By Lisa Halverstadt.
Mayor Kevin Faulconer and other city leaders often tout San Diego’s so-called innovation economy — but just what that encompasses isn’t always so clear.
Tech and innovation jobs get referenced interchangeably, just like startups and small businessesoften are.
Sometimes they’re the same thing. Sometimes they’re not.
But a report on San Diego’s so-called innovation economy footprint, a twice-a-year endeavor by Connect, a regional group that aims to promote and create technology-tied companies, provides a snapshot of what the popular “innovation economy” tag means.
Not all the companies included in the report or in discussions about San Diego’s business climate are necessarily directly tied to new inventions and ideas, though many are. The statistics Connect pulled for its report come from the state Employment Development Department, the National Institutes of Health and the federal Patent and Trademark Office, among other sources. They offer a window into several categories of new tech companies and their employees but they don’t reveal whether all the companies are producing new things.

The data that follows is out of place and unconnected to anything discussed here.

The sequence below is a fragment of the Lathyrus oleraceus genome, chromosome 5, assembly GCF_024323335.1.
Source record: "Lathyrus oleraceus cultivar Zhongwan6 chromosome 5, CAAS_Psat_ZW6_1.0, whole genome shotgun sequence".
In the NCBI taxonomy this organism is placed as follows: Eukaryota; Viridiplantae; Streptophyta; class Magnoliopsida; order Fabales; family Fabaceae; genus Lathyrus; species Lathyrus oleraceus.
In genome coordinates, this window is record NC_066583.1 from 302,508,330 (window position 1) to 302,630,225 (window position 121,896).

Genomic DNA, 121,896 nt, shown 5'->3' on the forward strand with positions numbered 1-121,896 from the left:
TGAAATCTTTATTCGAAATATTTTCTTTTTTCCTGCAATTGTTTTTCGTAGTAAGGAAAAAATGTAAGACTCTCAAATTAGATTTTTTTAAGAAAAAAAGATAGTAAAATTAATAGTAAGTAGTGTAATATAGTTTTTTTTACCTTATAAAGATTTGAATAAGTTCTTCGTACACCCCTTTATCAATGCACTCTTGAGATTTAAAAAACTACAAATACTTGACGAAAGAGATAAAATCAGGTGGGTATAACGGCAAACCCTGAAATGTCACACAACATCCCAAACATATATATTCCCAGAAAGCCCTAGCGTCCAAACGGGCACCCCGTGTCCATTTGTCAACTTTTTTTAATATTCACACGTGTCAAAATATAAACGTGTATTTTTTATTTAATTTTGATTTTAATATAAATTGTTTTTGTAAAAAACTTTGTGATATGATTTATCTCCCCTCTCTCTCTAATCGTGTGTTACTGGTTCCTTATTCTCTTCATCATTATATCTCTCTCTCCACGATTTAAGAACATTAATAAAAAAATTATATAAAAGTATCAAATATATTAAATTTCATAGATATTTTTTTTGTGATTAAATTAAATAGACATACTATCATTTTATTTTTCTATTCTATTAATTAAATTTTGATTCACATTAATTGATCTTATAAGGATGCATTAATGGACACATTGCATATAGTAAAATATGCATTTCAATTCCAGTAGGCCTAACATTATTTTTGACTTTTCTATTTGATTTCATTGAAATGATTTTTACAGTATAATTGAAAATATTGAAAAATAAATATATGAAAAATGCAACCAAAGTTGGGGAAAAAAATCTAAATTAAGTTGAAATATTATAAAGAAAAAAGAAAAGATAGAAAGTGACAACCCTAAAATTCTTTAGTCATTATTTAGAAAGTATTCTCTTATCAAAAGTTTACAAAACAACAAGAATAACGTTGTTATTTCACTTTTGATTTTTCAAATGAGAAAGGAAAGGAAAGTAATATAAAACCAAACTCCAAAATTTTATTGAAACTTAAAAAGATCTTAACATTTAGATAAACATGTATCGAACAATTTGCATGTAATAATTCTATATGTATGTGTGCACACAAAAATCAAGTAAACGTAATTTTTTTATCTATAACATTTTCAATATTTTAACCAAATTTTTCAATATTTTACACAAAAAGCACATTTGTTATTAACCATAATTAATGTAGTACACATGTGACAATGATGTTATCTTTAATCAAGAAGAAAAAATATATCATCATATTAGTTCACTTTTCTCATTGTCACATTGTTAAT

Connect and other local economic-development leaders use “innovation economy” as an umbrella term to capture businesses focused on everything from biotech and environmental applications to defense and wireless communications. They’re also interchangeably referred to as tech companies.
The mayor and Connect CEO Greg McKee described 2013 as a banner year for new San Diego tech companies, jobs and innovations at a Monday press conference celebrating the release of the Connect report.
San Diego added 412 new technology businesses in 2013, about 30 percent more new companies than it’s welcomed annually since 2011. The sector also saw more than 1,200 new jobs, according to the Connect report.
That made San Diego the fourth-ranked California county for such growth last year.